This small, uninhabited atoll lies nearly 300 miles east of Pitcairn and is rarely visited due to its exceptionally remote location. Ducie was first discovered in 1606 by Portuguese navigator Pedro Fernandes de Queirós, then rediscovered by Edward Edwards, captain of the HMS Pandora, who was sent by Britain in 1790 to capture the mutineers of HMS Bounty. Barely rising above the ocean's surface, Ducie is rimmed with white sand beaches that surround a crystalline lagoon. As we walk along the shore, we'll witness a great variety of seabirds—tens of thousands nest here, including Murphy’s and Phoenix petrels, fairy terns, masked boobies, frigatebirds and red-tailed tropicbirds. Undersea exploration in the warm, clear waters brings us face to face with vivid schools of rainbow-hued fish.

Day 16 & 17: At Sea
After all our island landings and underwater forays of the past days, a chance to relax on deck and watch the horizon glide by during a day at sea is welcome. Our ongoing lecture series continues as we cruise toward Easter Island, alone in the Pacific 2,300 miles off the coast of Chile, and the most isolated place of human habitation on earth.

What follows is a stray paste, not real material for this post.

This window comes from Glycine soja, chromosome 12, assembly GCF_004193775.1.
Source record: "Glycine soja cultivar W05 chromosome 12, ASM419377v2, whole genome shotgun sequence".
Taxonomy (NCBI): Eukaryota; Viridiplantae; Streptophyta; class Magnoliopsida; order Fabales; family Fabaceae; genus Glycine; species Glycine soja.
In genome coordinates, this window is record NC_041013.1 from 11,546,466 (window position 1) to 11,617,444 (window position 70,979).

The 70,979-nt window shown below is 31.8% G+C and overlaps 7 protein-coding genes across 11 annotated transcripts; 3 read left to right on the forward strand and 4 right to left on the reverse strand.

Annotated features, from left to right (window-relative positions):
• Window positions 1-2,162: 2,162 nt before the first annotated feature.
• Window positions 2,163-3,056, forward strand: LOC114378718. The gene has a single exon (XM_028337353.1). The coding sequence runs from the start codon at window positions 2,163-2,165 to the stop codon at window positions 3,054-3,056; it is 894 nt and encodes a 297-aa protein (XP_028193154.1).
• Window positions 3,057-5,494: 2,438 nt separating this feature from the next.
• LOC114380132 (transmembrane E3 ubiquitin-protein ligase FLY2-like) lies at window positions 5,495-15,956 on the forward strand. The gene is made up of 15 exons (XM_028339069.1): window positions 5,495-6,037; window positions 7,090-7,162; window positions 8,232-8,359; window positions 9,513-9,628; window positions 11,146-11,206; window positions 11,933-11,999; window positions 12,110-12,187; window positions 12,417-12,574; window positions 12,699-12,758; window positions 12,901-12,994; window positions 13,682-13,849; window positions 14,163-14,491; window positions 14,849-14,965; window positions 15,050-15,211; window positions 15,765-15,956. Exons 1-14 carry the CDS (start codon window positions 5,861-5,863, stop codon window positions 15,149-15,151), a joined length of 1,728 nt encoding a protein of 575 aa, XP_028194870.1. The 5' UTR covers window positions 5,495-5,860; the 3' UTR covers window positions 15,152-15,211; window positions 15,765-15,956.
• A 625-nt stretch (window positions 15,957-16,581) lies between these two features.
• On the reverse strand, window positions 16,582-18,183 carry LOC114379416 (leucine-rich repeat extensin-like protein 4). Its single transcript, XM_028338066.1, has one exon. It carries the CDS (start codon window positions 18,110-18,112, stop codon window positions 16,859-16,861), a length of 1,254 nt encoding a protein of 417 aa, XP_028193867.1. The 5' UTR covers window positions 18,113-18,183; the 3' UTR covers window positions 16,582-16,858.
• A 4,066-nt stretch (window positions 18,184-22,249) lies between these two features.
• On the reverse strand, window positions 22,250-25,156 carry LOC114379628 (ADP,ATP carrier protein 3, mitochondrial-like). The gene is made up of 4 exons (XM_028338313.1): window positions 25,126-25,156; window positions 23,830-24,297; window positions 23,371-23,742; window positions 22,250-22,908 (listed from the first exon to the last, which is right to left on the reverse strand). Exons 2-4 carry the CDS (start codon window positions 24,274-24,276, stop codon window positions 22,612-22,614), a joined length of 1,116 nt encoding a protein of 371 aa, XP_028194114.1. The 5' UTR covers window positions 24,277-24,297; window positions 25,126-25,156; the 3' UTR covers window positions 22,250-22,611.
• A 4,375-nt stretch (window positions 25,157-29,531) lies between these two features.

Days 18 & 19:  Easter Island
We spend two full days exploring Easter Island, a World Heritage Site replete with wonder and mystery. Its evocative past presents many unsolved questions, such as who the first islanders were and how they got to this far-flung outpost in the middle of the ocean. Removed for centuries from the rest of the world, the people of Rapa Nui—as Easter Island is known to local residents— developed a distinctive culture whose most famous emblem is the moai, great stone figures with imposing human faces carved of volcanic rock. Hundreds of these monoliths dot the island, some in towering rows, others toppled and broken. The island’s modern name was bestowed by Dutch seafarer Jacob Roggeveen, who made landfall on Easter Day in 1722.